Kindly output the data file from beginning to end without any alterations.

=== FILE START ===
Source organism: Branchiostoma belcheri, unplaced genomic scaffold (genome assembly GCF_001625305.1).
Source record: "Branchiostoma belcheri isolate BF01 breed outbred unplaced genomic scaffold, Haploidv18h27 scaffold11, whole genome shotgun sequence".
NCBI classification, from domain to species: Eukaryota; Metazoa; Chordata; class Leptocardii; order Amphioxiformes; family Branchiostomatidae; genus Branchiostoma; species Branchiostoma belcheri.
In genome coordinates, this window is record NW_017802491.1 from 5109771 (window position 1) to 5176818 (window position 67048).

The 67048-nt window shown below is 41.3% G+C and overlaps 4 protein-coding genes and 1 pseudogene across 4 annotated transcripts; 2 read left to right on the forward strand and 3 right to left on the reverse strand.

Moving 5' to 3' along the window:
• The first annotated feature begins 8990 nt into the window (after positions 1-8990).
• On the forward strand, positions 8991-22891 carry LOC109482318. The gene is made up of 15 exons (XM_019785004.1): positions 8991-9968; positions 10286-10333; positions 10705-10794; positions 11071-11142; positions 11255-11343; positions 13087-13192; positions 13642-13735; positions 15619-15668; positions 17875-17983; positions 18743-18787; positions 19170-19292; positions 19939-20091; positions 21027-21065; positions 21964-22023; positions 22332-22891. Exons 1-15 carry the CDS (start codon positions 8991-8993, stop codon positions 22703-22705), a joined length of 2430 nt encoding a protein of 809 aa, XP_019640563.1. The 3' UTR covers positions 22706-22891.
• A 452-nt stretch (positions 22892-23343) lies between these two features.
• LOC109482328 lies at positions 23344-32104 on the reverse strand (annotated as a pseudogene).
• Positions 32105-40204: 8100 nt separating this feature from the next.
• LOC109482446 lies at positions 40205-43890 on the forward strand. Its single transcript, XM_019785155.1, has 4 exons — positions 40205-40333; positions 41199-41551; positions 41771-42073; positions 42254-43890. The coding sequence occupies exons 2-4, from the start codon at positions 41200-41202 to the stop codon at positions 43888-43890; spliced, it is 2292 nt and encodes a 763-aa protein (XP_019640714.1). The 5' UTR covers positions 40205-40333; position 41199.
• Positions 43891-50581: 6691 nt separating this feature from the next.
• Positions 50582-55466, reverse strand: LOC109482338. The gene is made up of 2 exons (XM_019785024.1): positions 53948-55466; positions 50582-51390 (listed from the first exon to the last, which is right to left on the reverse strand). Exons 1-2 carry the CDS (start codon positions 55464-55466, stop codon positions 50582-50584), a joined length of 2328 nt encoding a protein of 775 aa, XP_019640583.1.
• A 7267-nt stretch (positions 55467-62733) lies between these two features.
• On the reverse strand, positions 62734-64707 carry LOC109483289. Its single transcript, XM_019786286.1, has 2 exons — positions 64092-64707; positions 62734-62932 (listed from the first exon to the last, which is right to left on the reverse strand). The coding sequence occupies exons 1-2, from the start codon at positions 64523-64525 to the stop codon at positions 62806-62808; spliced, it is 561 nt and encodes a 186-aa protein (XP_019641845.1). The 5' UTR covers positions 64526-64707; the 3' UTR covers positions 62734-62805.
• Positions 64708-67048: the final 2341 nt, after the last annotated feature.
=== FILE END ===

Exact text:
Source organism: Branchiostoma belcheri, unplaced genomic scaffold (genome assembly GCF_001625305.1).
Source record: "Branchiostoma belcheri isolate BF01 breed outbred unplaced genomic scaffold, Haploidv18h27 scaffold11, whole genome shotgun sequence".
NCBI classification, from domain to species: Eukaryota; Metazoa; Chordata; class Leptocardii; order Amphioxiformes; family Branchiostomatidae; genus Branchiostoma; species Branchiostoma belcheri.
In genome coordinates, this window is record NW_017802491.1 from 5109771 (window position 1) to 5176818 (window position 67048).

The 67048-nt window shown below is 41.3% G+C and overlaps 4 protein-coding genes and 1 pseudogene across 4 annotated transcripts; 2 read left to right on the forward strand and 3 right to left on the reverse strand.

Moving 5' to 3' along the window:
• The first annotated feature begins 8990 nt into the window (after positions 1-8990).
• On the forward strand, positions 8991-22891 carry LOC109482318. The gene is made up of 15 exons (XM_019785004.1): positions 8991-9968; positions 10286-10333; positions 10705-10794; positions 11071-11142; positions 11255-11343; positions 13087-13192; positions 13642-13735; positions 15619-15668; positions 17875-17983; positions 18743-18787; positions 19170-19292; positions 19939-20091; positions 21027-21065; positions 21964-22023; positions 22332-22891. Exons 1-15 carry the CDS (start codon positions 8991-8993, stop codon positions 22703-22705), a joined length of 2430 nt encoding a protein of 809 aa, XP_019640563.1. The 3' UTR covers positions 22706-22891.
• A 452-nt stretch (positions 22892-23343) lies between these two features.
• LOC109482328 lies at positions 23344-32104 on the reverse strand (annotated as a pseudogene).
• Positions 32105-40204: 8100 nt separating this feature from the next.
• LOC109482446 lies at positions 40205-43890 on the forward strand. Its single transcript, XM_019785155.1, has 4 exons — positions 40205-40333; positions 41199-41551; positions 41771-42073; positions 42254-43890. The coding sequence occupies exons 2-4, from the start codon at positions 41200-41202 to the stop codon at positions 43888-43890; spliced, it is 2292 nt and encodes a 763-aa protein (XP_019640714.1). The 5' UTR covers positions 40205-40333; position 41199.
• Positions 43891-50581: 6691 nt separating this feature from the next.
• Positions 50582-55466, reverse strand: LOC109482338. The gene is made up of 2 exons (XM_019785024.1): positions 53948-55466; positions 50582-51390 (listed from the first exon to the last, which is right to left on the reverse strand). Exons 1-2 carry the CDS (start codon positions 55464-55466, stop codon positions 50582-50584), a joined length of 2328 nt encoding a protein of 775 aa, XP_019640583.1.
• A 7267-nt stretch (positions 55467-62733) lies between these two features.
• On the reverse strand, positions 62734-64707 carry LOC109483289. Its single transcript, XM_019786286.1, has 2 exons — positions 64092-64707; positions 62734-62932 (listed from the first exon to the last, which is right to left on the reverse strand). The coding sequence occupies exons 1-2, from the start codon at positions 64523-64525 to the stop codon at positions 62806-62808; spliced, it is 561 nt and encodes a 186-aa protein (XP_019641845.1). The 5' UTR covers positions 64526-64707; the 3' UTR covers positions 62734-62805.
• Positions 64708-67048: the final 2341 nt, after the last annotated feature.